Climate and Land Use Change Effects on Sediment Production in a Dry Tropical Forest Catchment

Juan Pablo García Montoya, Juan Vicente Giraldez Cervera, Tom Vanwalleghem
2021 Water  
Understanding the natural and anthropogenic drivers that influence erosion and sediment transport is a key prerequisite for adequate management of river basins, where, especially in tropical catchments, there are few direct measurements or modeling studies. Therefore, this study analyzed the effect of human-induced land-use changes and natural ENSO (El Niño-Southern Oscillation) related changes in rainfall patterns on soil erosion and catchment-scale sediment dynamics with the SEDD (Sediment
more » ... ivery Distributed) model. In the 393 km2 Tonusco river basin, representative of tropical, mountainous conditions, daily rainfall data were used to quantify changes in rainfall erosivity and satellite images for the evaluation of cover factor changes between 1977 and 2015. The final model combined soil loss, calculated by RUSLE, with a sediment routing-based delivery ratio, that was calibrated and validated with data from the sediment load recorded at the basin outlet. The results detected a great reduction of the vegetation cover in the catchment during the last decade of from 79.5 to 29.5%, and the influence of important runoff and erosion events linked to La Niña episodes. Soil erosion rates were locally very high, of over 120 Mg ha−1yr−1, and sediment yields were estimated at the range of 6.17–8.23 Mg ha−1yr−1.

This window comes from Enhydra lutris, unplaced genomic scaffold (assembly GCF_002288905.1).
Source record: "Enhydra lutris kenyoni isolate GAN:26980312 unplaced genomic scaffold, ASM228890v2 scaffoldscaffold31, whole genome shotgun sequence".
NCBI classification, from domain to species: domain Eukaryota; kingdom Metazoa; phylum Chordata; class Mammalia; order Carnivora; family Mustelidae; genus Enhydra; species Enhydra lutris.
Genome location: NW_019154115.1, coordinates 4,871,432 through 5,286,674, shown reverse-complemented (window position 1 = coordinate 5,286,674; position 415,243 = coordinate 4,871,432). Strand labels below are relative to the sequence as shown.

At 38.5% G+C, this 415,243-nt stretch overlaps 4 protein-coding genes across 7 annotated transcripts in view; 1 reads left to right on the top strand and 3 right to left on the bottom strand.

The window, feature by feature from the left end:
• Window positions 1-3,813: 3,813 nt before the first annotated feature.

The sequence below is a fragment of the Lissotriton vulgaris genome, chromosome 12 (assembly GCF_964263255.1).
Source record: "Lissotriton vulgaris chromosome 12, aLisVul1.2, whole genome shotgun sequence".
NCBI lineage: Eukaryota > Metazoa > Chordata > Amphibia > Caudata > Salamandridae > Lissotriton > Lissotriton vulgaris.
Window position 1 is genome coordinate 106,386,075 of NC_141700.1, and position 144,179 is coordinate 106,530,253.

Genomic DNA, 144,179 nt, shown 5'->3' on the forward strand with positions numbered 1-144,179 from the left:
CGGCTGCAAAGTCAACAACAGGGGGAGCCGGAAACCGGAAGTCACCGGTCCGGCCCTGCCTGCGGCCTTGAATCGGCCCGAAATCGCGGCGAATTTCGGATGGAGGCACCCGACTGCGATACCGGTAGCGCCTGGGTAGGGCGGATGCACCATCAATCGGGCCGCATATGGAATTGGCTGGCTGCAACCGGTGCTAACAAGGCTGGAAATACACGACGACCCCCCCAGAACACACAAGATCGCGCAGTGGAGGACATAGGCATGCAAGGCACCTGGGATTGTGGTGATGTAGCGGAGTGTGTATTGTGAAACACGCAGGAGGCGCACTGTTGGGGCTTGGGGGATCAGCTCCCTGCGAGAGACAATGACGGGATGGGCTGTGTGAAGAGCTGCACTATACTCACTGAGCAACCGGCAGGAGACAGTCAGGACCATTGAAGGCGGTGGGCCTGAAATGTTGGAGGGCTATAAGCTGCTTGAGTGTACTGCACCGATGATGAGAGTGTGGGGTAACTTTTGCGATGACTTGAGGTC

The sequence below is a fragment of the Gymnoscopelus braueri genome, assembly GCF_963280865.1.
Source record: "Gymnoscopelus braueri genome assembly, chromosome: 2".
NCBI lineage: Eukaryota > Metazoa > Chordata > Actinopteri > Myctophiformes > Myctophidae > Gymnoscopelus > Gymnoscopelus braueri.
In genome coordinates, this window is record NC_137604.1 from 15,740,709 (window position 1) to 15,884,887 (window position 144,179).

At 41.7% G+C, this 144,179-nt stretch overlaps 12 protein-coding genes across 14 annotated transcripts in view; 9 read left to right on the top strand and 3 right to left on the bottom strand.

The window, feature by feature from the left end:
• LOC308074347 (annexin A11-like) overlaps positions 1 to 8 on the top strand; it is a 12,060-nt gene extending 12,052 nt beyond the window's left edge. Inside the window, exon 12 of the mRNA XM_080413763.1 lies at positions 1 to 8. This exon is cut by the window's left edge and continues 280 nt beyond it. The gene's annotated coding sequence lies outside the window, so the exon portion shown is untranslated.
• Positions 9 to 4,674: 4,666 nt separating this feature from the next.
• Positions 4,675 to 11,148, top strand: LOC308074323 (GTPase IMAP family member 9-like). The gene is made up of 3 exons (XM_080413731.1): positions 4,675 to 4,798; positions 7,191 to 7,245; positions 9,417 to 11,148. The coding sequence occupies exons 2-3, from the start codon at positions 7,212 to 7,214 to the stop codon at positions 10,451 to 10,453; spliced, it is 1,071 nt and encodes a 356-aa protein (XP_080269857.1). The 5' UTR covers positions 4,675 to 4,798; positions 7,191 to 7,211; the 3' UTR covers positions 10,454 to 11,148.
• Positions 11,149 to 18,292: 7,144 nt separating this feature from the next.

doi:10.3390/w13162233 fatcat:av54jdhumfh7zebn2hc4b6ciou